Previous Course Offerings
ENGL 3999/ Movements in Art, Literature and Music: (Taught by Mich Nyawalo, Michael
Barnhart and Isabel Graziani)
In this course, students will be exposed to the interdisciplinary permutations of
significant movements in art, literature and music. The course will therefore examine
artistic movements such as romanticism (including neo-romanticism), realism, neorealism
in film and photography, naturalism, Dadaism, surrealism, expressionism, futurism
and afrofuturism from an interdisciplinary perspective. In this way, students will
become familiar with painters, sculptors, architects, playwrights, poets, novelists,
filmmakers, photographers and musicians that have shaped these movements. This course
is team-taught by three professors: Mich Nyawalo (comparative literature, globalization
studies), Michael Barnhart (music) and Isabel Graziani (art, interdisciplinary studies).
Throughout the semester, students will therefore examine each artistic movement through
each professor’s field(s) of specialization. (Meets on Tuesdays from 5 to 7:30PM and substitutes for the “western” cultural perspective
category in the current GEP)
English 1105—The Rhetoric of Zombies (Taught by Marc Scott)In this section of English 1105, we’ll analyze and create arguments about the representation of zombies in popular culture. Far from being mere shambling corpses in search of brains, the zombie in popular culture is a text upon which cultures write and project their fears, hopes, and values. We’ll learn about how zombie texts react to political and social events such as the Vietnam War, McCarthyism, and communism, and we’ll analyze zombies in terms of what they suggest about race, class, and gender. The class will also fill your delicious brain with critical thinking, reading, and writing skills.
ETGG4803 Digital Simulation and Gaming Engineering Technology (Taught by Jason Witherell) (T-Th, 3 to 5:15PM)"ETGG4803 is a survey course meant to expose students to cutting-edge Artificial Intelligence (AI) topics. This typically includes Genetic Algorithms, Neural Networks, Predicate Calculus (and machine reasoning), Computer Vision, Flocking, Data Mining, etc. This course is heavily project-based, but also includes a literature review (using journals from the library) in which we discuss bleeding-edge research. Students in the honors sections will prepare a lecture and demonstration (on an AI topic selected with consultation from the instructor) to present to the rest of the class. Co-requisite: ETEC3402 (Automata and Formal Languages)"
ARTH1101—Introduction to Art (Taught by Isabel Graziani)How about exploring the world of art through the visual representation of the human condition in all its trauma and triumph? Art is the imagination unbridled, a gaze upon our human history and hopes. From Greek sculpture to subway graffiti, we will explore creativity within a socio-historical context. If you enjoy a good, healthy debate, this class is for you.
English 3999H: “Investigations in American Studies” (Taught by Janet Holtman)This course offers an opportunity to study American cultural history using an interdisciplinary perspective that draws on history, social science, literature, and popular culture. The goal is to provide students with knowledge and experience in the critical analysis of American culture and will provide grounding in theoretical approaches that enable students to become better critical thinkers and analytical writers. Students will also gain increased social and cultural awareness and develop the ability to integrate the various disciplines underlying the field of American Studies. This course will specifically investigate the idea of social status in twentieth century United States, taking into account issues of race, class, and gender along the way. We will be studying ethnographic research, novels, films, and photography, taking a particular interest in significant social engagements by literary authors.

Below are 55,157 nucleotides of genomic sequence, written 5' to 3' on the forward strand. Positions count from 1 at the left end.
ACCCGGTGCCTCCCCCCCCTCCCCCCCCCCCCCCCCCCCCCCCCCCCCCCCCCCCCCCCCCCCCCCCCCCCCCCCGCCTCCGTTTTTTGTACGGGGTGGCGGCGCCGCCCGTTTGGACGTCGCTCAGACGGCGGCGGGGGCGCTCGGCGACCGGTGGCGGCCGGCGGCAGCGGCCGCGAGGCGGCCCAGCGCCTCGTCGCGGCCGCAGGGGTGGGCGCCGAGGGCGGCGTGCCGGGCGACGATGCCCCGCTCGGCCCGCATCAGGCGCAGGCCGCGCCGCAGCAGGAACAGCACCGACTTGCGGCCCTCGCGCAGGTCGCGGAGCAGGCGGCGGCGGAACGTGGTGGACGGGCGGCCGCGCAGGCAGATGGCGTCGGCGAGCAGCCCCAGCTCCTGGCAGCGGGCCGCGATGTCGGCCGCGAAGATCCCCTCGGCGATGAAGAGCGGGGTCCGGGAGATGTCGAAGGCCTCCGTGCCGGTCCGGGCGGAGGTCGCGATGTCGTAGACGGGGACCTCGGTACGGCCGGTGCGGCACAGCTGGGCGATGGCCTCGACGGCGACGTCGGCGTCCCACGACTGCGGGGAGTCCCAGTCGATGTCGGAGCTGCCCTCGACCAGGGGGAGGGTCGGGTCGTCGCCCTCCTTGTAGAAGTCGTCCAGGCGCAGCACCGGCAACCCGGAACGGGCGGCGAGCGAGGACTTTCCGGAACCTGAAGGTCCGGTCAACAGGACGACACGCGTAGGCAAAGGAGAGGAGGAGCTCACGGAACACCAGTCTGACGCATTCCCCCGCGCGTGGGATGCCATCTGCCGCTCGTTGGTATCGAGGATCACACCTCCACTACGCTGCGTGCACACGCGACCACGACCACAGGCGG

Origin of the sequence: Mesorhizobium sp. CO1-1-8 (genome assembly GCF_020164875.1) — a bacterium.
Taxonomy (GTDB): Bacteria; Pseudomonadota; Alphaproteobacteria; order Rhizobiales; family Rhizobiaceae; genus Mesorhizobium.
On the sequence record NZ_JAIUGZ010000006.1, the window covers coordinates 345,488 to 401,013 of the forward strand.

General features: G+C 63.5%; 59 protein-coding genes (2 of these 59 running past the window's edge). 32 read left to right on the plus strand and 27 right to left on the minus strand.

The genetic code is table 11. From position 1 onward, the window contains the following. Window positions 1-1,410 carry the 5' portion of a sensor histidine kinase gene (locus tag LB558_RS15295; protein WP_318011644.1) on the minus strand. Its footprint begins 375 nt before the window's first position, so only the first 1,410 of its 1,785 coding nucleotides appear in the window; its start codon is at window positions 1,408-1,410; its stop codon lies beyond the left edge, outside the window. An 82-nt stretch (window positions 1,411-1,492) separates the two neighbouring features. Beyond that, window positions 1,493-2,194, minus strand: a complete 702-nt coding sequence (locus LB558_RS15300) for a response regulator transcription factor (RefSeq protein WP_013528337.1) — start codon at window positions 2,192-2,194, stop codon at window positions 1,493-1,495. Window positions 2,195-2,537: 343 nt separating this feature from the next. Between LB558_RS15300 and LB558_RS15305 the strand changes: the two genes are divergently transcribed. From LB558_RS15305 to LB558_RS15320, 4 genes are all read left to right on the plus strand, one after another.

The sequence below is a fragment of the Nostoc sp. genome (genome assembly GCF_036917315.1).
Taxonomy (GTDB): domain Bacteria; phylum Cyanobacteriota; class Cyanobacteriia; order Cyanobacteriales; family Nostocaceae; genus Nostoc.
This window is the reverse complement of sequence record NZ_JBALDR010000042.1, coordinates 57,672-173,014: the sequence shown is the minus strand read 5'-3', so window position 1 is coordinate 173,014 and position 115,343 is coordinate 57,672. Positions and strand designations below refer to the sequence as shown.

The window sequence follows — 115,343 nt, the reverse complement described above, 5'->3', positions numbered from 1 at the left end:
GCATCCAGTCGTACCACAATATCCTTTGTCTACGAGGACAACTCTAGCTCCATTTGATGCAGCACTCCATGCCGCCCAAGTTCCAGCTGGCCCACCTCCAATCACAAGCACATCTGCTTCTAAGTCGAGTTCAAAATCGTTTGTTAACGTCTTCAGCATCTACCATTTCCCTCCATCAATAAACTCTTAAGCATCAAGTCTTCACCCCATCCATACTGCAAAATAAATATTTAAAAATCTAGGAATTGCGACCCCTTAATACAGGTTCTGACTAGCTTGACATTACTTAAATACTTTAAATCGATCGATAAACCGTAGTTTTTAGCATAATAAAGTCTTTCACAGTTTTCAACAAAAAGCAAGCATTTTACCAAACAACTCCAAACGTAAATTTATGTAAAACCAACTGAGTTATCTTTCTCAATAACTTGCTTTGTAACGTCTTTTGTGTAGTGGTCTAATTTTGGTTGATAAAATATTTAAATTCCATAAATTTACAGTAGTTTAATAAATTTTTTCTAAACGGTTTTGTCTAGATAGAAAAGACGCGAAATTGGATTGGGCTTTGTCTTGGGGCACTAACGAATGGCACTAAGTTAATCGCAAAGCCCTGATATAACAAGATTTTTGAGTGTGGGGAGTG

Study Abroad Course
ENGL 3999—Intercultural European Studies (Team-taught by Mich Nyawalo and Nick Meriwether)This class includes a subsidized European trip to Paris, Berlin, Dresden and Prague. By visiting museums, historical monuments and cultural centers, students will be able to explore the cultural and artistic contributions of majority and minority populations in France, Germany and the Czech Republic, across various historical periods. Students will further examine the ways in which the rise of modernism has been instrumental in shaping, asserting and contesting various cultural identities, including national ones. The class will include a wide selection of readings and writing assignments related to the cultural materials students will be exposed to during the trip. By the end of this course, students will gain invaluable insights into how art, architecture, literature, food and music operate within a diversity of fields of cultural production from which iterations of identity are constructed. In particular, students will examine the ways in which majority and minority populations and cultures have navigated the impetus of modernism and modernization in their artistic productions. Students will therefore read a selection of texts covering various cultural perspectives on Modernism. Honors students, philosophy and religion majors as well as English majors (that is English majors with a 3.3 GPA or above) will be eligible to sign up for this course. The course will start as a five week summer intensive class. At the end of these five weeks, ten students will be selected for the European trip.
Language Classes Typically Offered in the Honors Program
FREN 1112—Elementary French 2 (Taught by Mich Nyawalo)
SPAN 1112—Elementary Spanish 2 (Taught by Pablo Salinas)
GERM 1112—Elementary German 2 (Taught by Thomas Piontek)